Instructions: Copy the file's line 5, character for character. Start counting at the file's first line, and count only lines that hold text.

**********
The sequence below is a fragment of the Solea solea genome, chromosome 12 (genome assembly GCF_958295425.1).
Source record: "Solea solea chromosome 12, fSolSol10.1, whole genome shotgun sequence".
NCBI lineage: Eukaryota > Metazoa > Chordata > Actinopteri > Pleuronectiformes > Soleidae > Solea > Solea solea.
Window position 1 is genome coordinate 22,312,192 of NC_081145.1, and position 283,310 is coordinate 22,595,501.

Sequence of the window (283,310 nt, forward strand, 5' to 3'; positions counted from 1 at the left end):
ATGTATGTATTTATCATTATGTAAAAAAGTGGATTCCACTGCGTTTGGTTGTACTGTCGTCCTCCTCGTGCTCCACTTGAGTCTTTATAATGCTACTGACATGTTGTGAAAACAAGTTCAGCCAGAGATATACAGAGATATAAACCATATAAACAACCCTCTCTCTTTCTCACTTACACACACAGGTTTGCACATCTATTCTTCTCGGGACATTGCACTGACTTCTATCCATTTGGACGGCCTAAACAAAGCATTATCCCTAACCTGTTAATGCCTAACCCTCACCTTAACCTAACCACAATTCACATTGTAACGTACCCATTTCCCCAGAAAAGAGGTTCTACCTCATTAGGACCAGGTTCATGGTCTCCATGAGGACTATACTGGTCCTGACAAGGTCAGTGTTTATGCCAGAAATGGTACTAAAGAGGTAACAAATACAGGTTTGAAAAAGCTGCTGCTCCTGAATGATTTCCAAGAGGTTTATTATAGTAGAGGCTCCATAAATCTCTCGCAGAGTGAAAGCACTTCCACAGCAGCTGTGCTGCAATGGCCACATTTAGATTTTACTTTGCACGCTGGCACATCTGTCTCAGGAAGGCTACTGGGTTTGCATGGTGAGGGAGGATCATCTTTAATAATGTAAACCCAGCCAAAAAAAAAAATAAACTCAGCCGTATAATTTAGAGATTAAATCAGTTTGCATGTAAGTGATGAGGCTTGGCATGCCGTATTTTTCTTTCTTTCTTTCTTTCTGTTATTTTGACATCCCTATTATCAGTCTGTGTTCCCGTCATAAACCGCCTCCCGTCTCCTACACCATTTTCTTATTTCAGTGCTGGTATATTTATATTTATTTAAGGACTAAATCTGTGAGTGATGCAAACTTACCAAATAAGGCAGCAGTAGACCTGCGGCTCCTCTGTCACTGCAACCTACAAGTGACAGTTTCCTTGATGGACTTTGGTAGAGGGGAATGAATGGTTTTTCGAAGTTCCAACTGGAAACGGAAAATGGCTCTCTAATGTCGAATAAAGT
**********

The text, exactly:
Sequence of the window (283,310 nt, forward strand, 5' to 3'; positions counted from 1 at the left end):